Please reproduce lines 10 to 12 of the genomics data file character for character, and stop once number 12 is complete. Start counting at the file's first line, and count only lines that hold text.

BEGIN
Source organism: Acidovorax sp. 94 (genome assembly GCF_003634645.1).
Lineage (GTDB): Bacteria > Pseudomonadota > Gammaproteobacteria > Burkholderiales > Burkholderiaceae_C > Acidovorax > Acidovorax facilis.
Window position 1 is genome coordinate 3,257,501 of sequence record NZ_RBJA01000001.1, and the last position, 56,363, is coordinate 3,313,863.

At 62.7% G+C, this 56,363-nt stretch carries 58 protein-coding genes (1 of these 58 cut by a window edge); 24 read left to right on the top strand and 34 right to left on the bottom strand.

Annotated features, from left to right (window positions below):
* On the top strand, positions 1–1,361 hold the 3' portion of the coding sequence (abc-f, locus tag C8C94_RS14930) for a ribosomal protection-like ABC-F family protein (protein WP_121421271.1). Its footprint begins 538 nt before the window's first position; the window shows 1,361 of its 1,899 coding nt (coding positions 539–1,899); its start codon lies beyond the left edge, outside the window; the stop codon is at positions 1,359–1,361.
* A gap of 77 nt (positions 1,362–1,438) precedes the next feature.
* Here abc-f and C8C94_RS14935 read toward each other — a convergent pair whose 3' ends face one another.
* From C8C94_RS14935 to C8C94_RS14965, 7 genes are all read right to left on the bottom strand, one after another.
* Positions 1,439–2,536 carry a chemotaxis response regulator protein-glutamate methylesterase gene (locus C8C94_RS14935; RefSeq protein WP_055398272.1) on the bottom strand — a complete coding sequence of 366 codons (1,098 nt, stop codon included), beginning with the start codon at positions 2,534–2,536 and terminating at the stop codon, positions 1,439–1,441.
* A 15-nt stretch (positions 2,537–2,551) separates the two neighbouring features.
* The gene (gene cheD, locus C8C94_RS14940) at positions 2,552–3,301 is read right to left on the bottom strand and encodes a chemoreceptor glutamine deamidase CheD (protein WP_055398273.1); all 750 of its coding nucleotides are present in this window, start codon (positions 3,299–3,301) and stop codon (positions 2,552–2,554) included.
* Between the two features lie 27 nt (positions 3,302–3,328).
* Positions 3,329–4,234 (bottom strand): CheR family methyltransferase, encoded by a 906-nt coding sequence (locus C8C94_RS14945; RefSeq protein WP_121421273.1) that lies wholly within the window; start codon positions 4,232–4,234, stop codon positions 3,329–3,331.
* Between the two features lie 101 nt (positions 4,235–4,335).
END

* Positions 1,439–2,536 carry a chemotaxis response regulator protein-glutamate methylesterase gene (locus C8C94_RS14935; RefSeq protein WP_055398272.1) on the bottom strand — a complete coding sequence of 366 codons (1,098 nt, stop codon included), beginning with the start codon at positions 2,534–2,536 and terminating at the stop codon, positions 1,439–1,441.
* A 15-nt stretch (positions 2,537–2,551) separates the two neighbouring features.
* The gene (gene cheD, locus C8C94_RS14940) at positions 2,552–3,301 is read right to left on the bottom strand and encodes a chemoreceptor glutamine deamidase CheD (protein WP_055398273.1); all 750 of its coding nucleotides are present in this window, start codon (positions 3,299–3,301) and stop codon (positions 2,552–2,554) included.